Share your slow-cooker favorites!
- JessicaSophia Jan 3, 2005 12:50 PM
I'm very excited about the slow cooker that I got for Christmas, but because it was unexpected I didn't save any of the slow-cooker recipes that were in all of the fall cooking magazines!
Does anyone have any suggestions of favorite dishes to make with their slow-cooker? I saw on another post the suggestion of Rick Rogers' cookbook--I'd welcome other cookbook suggestions as well. I want to use it all the time now!
I have found many good recipes in "The Gourmet Slow Cooker" by Lynn Alley.
While skimming some of my older cooking magazines I also came across a crock-pot lasagne recipe that I thought would be interesting to try.
Has anyone else experimented with this?
You should specify the size of your cooker. Many recipes are designed for the old standard size, which is smaller than the cookers many people buy today. Also newer cookers tend to be set to higher temps than the older ones, so use caution with high settings unless you know a recipe is indestructible regardless of which!
I don't use my slow-cooker very often, but when I do, I always think I should use it more. One of our favs is smoked sausage, sourkraut, apples, bacon,potatoes all mixed up with a creamy yummy sauce. Real easy--just drain sourkraut well, cube apples, fry maybe 3 or 4 slices of bacon(save drippings and add 2 T. flour, 2 T brown sugar, 1 tea. caraway seeds and 1/2 to 3/4 cup. chicken broth or white wine) cube the potatoes and cut smoked sausage into large pieces. Mix all together and cook on low 8 hours or high for 4 hours. This really mellows out the sourkraut, but be warned -it's still kraut.
Also, try cooking Italian sausage in the cooker. You can brown sausage if you like and then put in cooker with a large can of tomatoes. Best if cooked on low for 8 hours, but it makes a really yummy tender product.
Soups are great in cooker as well. I think if you go on line and look for recipes you'll find many to try.
Oh I did the same thing after reading the egullet thread! Just used up the last of it on New Years Eve (stuffed a whole brie with some, plus some sauteed mushrooms then baked it in puff pastry). It was fabulous. Onion confit is a fantastic thing to have in the fridge - it lasts for quite a while too.
(Also used it on sliced baguette, some goat cheese and sprinkled with pine nuts - under the broiler for a minute to heat. Easy heavenly appetizer).
I got a slow cooker for Christmas, too. I have been ghaving a blast trying out new recipes. I will get a cookbook, but in the meantime, I have been experimenting. Made some chicken thighs last week. Browned the thighs, lput some sliced onions and peppers on the bottom of the pot. Added a bit of chicken stock, white wine, celery stalk, S & P, garlic and thyme. Cooked all day on low. REally good. Also tried some beef- with the usual components. Used a pot roast cut, added celery stalk, onion, carrot, garlic (i put them in cheese cloth to make easy to remove). Added some red wine, beef stock and tomato paste. Cooked all day. WOnderful!!! I thickened up the stock, and it made a heavenly gravy.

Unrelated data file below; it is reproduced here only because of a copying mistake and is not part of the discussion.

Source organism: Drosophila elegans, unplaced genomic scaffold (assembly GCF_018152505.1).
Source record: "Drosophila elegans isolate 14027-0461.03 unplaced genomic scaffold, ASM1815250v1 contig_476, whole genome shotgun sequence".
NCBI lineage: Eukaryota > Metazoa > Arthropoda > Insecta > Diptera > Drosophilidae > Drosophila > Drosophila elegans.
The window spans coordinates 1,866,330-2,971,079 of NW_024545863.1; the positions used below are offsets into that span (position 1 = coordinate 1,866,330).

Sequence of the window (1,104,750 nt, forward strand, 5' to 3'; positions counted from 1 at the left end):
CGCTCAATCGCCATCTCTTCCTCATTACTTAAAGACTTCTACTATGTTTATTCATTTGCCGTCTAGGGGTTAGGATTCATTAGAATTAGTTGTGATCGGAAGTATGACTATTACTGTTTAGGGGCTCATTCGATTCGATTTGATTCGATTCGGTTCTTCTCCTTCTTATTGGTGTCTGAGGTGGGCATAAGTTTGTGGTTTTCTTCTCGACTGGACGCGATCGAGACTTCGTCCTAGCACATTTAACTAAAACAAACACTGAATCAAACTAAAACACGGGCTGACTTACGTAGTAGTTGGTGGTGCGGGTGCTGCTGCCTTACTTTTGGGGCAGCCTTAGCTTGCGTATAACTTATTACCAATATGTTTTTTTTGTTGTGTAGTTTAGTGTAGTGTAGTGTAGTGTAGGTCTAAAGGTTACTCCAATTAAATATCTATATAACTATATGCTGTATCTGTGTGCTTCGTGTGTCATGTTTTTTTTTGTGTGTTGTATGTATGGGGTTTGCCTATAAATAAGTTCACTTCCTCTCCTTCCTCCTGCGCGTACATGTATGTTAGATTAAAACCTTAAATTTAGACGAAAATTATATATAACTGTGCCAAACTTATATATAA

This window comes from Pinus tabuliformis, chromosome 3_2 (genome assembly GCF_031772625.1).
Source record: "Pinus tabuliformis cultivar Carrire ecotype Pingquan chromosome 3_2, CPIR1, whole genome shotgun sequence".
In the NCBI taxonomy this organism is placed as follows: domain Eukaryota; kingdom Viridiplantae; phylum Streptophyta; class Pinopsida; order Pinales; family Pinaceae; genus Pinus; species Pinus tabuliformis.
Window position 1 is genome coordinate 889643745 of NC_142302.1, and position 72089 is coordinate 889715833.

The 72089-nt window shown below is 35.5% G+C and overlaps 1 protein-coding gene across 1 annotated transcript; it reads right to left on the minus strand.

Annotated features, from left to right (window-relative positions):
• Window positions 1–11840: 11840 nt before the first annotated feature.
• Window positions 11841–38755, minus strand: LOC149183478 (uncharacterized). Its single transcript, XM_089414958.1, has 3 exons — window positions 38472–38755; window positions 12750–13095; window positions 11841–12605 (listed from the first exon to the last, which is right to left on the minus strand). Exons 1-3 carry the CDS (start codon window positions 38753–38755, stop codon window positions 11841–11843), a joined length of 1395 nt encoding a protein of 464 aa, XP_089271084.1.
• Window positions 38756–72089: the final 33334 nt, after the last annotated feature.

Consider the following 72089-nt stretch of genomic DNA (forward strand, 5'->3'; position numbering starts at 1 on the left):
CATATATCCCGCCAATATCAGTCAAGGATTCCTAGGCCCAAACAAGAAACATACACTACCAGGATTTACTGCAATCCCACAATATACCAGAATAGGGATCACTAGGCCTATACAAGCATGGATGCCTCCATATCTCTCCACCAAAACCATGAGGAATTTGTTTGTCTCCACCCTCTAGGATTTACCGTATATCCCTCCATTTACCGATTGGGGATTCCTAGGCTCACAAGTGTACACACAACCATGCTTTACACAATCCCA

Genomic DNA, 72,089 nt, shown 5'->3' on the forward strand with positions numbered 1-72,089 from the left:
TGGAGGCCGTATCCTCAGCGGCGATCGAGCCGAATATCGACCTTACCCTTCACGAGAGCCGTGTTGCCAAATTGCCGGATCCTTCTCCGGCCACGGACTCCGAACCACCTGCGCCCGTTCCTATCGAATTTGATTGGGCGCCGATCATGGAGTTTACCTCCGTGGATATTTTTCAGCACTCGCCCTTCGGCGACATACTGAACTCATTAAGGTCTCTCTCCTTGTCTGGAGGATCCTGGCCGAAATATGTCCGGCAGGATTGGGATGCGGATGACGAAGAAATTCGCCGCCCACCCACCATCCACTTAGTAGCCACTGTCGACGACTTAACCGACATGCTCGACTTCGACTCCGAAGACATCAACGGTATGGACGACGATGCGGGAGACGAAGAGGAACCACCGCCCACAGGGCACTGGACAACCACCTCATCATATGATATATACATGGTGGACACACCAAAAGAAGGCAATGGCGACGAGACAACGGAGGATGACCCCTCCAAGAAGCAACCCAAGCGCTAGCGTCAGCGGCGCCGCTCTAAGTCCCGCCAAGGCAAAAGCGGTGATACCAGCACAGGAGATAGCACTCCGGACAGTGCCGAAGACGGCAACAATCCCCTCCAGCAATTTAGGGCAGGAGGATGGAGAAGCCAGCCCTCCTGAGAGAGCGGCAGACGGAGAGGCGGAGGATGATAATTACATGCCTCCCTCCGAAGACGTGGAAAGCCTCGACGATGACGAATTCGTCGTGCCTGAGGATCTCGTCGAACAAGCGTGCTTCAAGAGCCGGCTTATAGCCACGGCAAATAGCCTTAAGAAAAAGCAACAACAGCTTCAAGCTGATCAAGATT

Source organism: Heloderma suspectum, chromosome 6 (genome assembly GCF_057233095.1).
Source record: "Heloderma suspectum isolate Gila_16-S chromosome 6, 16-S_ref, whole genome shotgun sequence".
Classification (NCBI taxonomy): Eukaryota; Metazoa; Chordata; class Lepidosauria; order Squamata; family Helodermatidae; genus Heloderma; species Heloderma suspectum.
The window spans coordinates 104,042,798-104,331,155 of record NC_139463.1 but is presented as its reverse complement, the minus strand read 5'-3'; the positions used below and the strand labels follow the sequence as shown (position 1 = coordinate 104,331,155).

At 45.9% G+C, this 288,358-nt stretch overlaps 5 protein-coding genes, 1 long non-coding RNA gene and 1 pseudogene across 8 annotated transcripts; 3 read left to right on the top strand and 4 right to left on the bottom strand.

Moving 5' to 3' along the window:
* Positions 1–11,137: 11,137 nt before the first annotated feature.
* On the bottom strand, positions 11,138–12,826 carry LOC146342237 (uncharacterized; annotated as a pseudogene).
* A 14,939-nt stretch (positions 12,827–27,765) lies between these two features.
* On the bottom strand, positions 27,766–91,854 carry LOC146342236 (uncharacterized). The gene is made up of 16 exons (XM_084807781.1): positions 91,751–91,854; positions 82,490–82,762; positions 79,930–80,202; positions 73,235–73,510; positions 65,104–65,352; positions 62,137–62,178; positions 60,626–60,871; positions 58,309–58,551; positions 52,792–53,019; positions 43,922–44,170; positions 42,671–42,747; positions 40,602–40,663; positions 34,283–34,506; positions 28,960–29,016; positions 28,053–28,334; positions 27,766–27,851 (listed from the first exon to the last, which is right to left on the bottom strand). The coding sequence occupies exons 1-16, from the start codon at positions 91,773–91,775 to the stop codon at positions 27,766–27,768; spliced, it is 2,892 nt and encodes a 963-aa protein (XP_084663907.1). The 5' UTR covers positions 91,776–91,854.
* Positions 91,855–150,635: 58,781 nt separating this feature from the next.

Today, I am trying to see if soup can be left to cook all day. I put in some turkey wings and chicken bones. In cheesecloth, I added celery tops, carrots, cut up onion, garlic, thyme and lemon). Used chicken tenders. Will see what happens when I get home. I will add cooked egg noodles before serving.
Just add what you like. You will not need a lot of liquid, as the meat and vegatables will provide liquid as they cook. Good luck
Here's my favorite....
1 whole chicken or parts
1/2 cup V-8
1/2 cup soy sauce
1/2 cup brown sugar
3 garlic cloves, minced
1/4 cup oil
Dip chicken in the rest of the ingredients and place in crock pot. Pour the remaining marinade over chicken. (I usually do this the night before and keep in the fridge until morning)
Cook on low for 6-8 hours.
I recently discovered that if you strain the marinade when the chicken is done you can make a really good gravy.
-I also just learned an easy way to make shredded chicken for recipes. Just cover boneless chicken breasts with water and spices and cook on low for 6 hours. It'll shred with a fork so nicely =)
We just don't care for crock-pot cooked foods BUT I do agree with you that it is wonderful for cooking chicken breasts for shredding up, mostly when I make the Buffalo Chicken Dip that I posted here a while ago...and you are left with wonderful broth for other uses. I cook mine with torn up celery leaves, roughly chopped onion, whole peppercorns, salt and 2 bay leaf; truly perfection.
This has been extensively discussed here before, so in addition to good suggestions offered here, search on both "slow cooker" and "crockpot." There are also lots of good recipes on recipezaar.com.
I use the crock pot fot the inexpensive, less tender cuts of beef that I get on sale. For example, recently, I bought some beef shanks for 0.89/ lb.
I cooked off some conventionally. It took approximately four hours at low heat on the stovetop to get them tender. I placed them in a crockpot with carrots, onions, celery, salt and pepper for seven hours. I pulled the meat out and cut it into bite-sized pieces, tossed some homemade noodles into the pan and made the soup that I will be eating for lunch all week.